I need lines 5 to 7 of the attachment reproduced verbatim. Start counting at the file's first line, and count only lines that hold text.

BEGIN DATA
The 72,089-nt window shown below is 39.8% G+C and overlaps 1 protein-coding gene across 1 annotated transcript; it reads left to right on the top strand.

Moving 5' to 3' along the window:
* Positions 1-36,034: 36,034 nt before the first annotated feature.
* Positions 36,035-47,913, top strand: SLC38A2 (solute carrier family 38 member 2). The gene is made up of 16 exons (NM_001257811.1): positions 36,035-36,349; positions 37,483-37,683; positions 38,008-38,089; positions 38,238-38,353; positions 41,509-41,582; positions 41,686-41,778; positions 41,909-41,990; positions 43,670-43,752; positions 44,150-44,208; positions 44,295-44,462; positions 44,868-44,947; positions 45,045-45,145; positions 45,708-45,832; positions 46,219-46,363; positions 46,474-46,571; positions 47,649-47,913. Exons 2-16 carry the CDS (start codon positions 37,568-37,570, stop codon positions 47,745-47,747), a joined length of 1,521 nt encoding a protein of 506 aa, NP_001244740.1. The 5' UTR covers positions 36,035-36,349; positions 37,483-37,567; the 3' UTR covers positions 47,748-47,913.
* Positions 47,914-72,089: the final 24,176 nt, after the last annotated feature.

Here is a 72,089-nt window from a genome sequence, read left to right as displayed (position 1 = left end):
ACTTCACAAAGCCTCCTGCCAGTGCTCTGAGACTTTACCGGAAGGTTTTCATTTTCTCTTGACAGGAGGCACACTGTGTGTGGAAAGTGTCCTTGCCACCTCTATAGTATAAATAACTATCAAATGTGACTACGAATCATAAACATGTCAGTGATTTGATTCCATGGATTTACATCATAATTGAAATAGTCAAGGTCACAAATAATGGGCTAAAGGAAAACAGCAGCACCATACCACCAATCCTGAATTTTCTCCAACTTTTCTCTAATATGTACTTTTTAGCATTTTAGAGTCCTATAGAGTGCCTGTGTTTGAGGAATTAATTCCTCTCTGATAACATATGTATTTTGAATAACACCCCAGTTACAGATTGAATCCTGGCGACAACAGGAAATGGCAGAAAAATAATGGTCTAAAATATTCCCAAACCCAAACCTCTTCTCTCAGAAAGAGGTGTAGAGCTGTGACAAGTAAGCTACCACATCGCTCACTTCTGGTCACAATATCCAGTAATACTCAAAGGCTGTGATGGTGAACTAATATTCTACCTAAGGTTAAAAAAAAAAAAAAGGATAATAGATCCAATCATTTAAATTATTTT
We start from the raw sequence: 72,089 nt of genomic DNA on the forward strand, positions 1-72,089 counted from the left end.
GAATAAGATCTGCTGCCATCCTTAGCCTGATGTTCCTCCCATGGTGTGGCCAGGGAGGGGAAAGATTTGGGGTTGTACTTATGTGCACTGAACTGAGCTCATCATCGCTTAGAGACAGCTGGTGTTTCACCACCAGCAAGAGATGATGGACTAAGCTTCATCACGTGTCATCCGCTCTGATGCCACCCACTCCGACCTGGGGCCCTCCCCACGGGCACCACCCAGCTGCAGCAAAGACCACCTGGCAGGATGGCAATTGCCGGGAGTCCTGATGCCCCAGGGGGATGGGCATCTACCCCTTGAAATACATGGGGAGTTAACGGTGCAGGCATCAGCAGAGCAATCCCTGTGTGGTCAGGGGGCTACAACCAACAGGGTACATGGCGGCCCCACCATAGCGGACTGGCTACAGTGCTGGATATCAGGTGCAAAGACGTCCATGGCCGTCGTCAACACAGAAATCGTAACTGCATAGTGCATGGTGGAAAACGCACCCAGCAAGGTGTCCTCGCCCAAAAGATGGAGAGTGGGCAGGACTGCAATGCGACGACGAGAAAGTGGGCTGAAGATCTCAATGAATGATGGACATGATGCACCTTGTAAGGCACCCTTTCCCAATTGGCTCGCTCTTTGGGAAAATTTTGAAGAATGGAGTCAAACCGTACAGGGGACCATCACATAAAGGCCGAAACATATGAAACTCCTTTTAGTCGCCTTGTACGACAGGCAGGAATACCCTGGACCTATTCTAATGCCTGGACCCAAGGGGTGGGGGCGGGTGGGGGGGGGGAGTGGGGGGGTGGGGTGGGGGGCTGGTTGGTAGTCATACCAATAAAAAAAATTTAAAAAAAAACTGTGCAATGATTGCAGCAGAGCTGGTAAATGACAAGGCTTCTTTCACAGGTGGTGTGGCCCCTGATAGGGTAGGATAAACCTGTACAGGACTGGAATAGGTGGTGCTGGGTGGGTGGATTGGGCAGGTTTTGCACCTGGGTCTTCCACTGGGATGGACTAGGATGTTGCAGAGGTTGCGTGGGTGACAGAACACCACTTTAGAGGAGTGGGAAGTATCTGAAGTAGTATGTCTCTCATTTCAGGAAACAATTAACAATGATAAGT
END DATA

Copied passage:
* Positions 47,914-72,089: the final 24,176 nt, after the last annotated feature.

Here is a 72,089-nt window from a genome sequence, read left to right as displayed (position 1 = left end):
ACTTCACAAAGCCTCCTGCCAGTGCTCTGAGACTTTACCGGAAGGTTTTCATTTTCTCTTGACAGGAGGCACACTGTGTGTGGAAAGTGTCCTTGCCACCTCTATAGTATAAATAACTATCAAATGTGACTACGAATCATAAACATGTCAGTGATTTGATTCCATGGATTTACATCATAATTGAAATAGTCAAGGTCACAAATAATGGGCTAAAGGAAAACAGCAGCACCATACCACCAATCCTGAATTTTCTCCAACTTTTCTCTAATATGTACTTTTTAGCATTTTAGAGTCCTATAGAGTGCCTGTGTTTGAGGAATTAATTCCTCTCTGATAACATATGTATTTTGAATAACACCCCAGTTACAGATTGAATCCTGGCGACAACAGGAAATGGCAGAAAAATAATGGTCTAAAATATTCCCAAACCCAAACCTCTTCTCTCAGAAAGAGGTGTAGAGCTGTGACAAGTAAGCTACCACATCGCTCACTTCTGGTCACAATATCCAGTAATACTCAAAGGCTGTGATGGTGAACTAATATTCTACCTAAGGTTAAAAAAAAAAAAAAGGATAATAGATCCAATCATTTAAATTATTTT